Contact Lens Design & Materials
When Lenses are Improved, Patients Benefit
By Neil Pence, OD, FAAO
Taking existing products and improving them is common, and this certainly is true in the contact lens field. In the past six months, two silicone hydrogel contact lenses have been reintroduced slightly revised. We will look at what changes occurred and provide examples of how the changes have impacted patients.
The Acuvue Advance (Vistakon) spherical lens was upgraded to become the Acuvue Advance Plus contact lens. Only small modifications were made in the material, thus not requiring new FDA approval. Slight changes to the processing of the lens, perhaps in the basic material mix and/or optimizing the curing process in some manner, have resulted in a surface that is more resistant to deposits. Vistakon is positioning this lens as an economical two-week replacement daily wear option and has introduced 24-packs as a further cost savings that may encourage compliance as well.
Bausch + Lomb (B+L) has introduced the PureVision2 HD (PV2 HD) contact lens, which is a modification of the original PureVision spherical lens. The lens material remains unchanged, again not requiring new lens application and approval. The new design has a roughly 20-percent thinner profile, which may impact comfort as well as provide increased oxygen transmission. A wetting agent has also been added to the lens package to enhance initial on-eye comfort. As with the original PureVision, the PV2 HD incorporates spherical aberration correction into the lens.
“New and improved” always sounds good, but in the case of contact lenses, how does it help the patients wearing them? Although the lenses are fairly new and experience-limited, the following cases may be of interest.
Patient #1 A graduate student reported for her annual visit. She had worn Acuvue Advance lenses for the past four to five years with no complaints about her vision or contact lenses. We switched her to Acuvue Advance Plus in the exact parameters as her previous lenses. She returned for dilation nearly six weeks later and reported that the new lenses “seemed slicker” when she removed them compared to her previous lenses. She had not changed her disinfecting solution and reported rubbing “some nights,” but not most. Presumably, the lens was depositing less and maintaining a more moist surface.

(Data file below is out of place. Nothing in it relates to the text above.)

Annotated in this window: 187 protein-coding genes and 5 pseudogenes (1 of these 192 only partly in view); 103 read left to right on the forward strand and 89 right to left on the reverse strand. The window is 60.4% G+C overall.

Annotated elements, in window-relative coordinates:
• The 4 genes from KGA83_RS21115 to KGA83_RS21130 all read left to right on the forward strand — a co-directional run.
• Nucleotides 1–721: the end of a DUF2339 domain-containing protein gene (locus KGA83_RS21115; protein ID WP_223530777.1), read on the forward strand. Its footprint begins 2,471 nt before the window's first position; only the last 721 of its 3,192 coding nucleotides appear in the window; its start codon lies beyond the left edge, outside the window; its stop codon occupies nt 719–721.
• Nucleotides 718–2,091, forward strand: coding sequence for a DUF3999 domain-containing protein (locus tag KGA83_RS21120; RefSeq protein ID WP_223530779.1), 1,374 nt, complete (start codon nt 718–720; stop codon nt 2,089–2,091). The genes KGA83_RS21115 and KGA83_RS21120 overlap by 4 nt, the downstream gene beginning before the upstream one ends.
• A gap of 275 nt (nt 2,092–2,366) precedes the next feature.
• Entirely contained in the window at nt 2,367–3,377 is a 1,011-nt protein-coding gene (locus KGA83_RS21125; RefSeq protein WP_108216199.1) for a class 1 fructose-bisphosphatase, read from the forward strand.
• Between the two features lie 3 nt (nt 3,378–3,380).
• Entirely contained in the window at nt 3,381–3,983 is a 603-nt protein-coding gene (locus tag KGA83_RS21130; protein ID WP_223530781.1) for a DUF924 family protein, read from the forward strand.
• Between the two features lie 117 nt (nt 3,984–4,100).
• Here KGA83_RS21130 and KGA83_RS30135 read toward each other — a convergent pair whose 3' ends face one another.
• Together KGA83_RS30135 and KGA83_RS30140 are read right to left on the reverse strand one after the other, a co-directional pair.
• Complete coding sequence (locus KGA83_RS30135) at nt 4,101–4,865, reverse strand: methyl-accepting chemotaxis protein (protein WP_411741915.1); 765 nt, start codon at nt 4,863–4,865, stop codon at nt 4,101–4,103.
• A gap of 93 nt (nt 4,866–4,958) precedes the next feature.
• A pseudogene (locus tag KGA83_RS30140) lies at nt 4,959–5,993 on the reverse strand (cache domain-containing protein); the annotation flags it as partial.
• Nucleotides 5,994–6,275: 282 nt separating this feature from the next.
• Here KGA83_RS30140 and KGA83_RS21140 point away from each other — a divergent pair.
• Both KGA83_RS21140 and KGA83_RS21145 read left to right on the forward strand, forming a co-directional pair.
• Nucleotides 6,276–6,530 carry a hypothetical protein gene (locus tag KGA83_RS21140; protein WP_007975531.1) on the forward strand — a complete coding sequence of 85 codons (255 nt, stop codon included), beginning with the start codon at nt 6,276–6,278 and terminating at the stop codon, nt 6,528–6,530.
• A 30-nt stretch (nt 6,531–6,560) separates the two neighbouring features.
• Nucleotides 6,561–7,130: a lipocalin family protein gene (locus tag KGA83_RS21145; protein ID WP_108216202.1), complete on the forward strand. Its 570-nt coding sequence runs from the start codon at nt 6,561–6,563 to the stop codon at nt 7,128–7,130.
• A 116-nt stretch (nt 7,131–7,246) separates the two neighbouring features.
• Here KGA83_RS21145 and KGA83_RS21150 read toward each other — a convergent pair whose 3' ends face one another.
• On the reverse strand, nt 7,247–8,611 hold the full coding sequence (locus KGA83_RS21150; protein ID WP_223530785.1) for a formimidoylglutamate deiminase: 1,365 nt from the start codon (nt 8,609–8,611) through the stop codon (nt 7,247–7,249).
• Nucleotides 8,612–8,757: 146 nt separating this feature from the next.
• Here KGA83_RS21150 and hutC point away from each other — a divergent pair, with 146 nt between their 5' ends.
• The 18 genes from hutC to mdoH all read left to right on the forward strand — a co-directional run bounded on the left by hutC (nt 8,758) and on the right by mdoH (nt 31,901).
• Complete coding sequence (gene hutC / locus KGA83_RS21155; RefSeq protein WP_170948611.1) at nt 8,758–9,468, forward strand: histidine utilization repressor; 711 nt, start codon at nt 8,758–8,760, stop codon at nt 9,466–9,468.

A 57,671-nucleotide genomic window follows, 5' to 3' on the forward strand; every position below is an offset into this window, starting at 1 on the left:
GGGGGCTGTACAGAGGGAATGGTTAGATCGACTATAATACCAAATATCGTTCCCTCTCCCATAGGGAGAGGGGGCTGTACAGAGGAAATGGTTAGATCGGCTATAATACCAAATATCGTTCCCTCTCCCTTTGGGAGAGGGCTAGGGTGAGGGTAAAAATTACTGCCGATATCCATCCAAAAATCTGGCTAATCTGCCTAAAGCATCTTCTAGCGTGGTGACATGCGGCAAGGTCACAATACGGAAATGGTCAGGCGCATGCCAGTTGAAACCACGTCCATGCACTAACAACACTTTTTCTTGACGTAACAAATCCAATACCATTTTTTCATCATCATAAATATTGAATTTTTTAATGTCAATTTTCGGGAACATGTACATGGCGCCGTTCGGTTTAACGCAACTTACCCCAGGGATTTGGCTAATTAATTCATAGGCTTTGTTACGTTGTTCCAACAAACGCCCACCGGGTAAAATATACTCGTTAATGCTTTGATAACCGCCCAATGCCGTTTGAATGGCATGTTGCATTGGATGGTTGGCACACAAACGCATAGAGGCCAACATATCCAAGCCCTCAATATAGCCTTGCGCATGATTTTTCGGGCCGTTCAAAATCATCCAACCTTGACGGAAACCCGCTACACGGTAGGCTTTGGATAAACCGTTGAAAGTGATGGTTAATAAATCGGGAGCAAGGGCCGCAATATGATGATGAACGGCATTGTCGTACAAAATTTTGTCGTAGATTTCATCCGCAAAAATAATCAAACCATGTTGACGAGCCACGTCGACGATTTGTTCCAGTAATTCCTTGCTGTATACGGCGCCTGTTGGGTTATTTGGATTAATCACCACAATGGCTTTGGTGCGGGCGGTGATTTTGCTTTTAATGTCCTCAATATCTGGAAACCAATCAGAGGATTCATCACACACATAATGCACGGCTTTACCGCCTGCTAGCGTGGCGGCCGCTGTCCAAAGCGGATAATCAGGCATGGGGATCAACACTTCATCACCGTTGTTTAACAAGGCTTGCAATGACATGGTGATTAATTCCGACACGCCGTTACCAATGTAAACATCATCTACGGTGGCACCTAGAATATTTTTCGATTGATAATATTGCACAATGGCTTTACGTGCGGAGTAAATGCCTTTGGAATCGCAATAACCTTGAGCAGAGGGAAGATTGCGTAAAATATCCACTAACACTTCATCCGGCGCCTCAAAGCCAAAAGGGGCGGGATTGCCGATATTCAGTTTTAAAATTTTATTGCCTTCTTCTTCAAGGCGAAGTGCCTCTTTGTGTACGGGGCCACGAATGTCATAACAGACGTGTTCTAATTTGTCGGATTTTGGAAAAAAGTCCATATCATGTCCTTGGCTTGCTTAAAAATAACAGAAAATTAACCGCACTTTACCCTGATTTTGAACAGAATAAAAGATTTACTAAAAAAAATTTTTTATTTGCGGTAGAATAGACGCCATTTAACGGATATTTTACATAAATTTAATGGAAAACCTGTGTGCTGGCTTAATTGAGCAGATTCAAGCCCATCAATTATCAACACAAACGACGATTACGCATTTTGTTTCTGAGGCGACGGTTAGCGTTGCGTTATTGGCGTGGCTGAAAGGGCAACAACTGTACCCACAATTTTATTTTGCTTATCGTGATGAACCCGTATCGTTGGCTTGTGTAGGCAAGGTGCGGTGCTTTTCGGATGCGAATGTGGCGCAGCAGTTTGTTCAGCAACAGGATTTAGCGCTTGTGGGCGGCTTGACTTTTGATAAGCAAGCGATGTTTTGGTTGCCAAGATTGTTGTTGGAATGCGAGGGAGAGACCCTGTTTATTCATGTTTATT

Patient #2 A 16-year-old had worn PureVision lenses for one year with no complaints. Our intern was ready to re-order when a slight hazy arcuate area was detected in the superior cornea OD, suggestive of past epithelial split episodes. Upon questioning, the patient reported five to six incidents of irritation or feeling “like a hair was under my lens” during the past year. She was refit into the PV2 HD lens, and has experienced no recurrences in the subsequent five months.
Patient #3 A 17-year-old had been refit in our clinic, but with limited success. We fit his previous brand, PureVision, in the same −12.00D power as before, with visual acuities of 20/30 and 20/30−. We then fit the PV2 HD to increase oxygen, and his VAs improved to 20/25+ in each eye. We don't know whether the optics were changed or whether the thinner lens happens to perform differently in this case, but extremes in power might be where such differences would occur.
Revising and improving existing products certainly happens in contact lens materials and design. When this upgrading in performance occurs, patients are the ones who ultimately benefit. CLS
Dr. Pence serves as executive director, Clinical and Patient Services, Indiana University School of Optometry in Bloomington, Ind. He is a consultant or advisor to B+L, Ciba Vision, and Vistakon and has received research funding from AMO. You can reach him at email@example.com.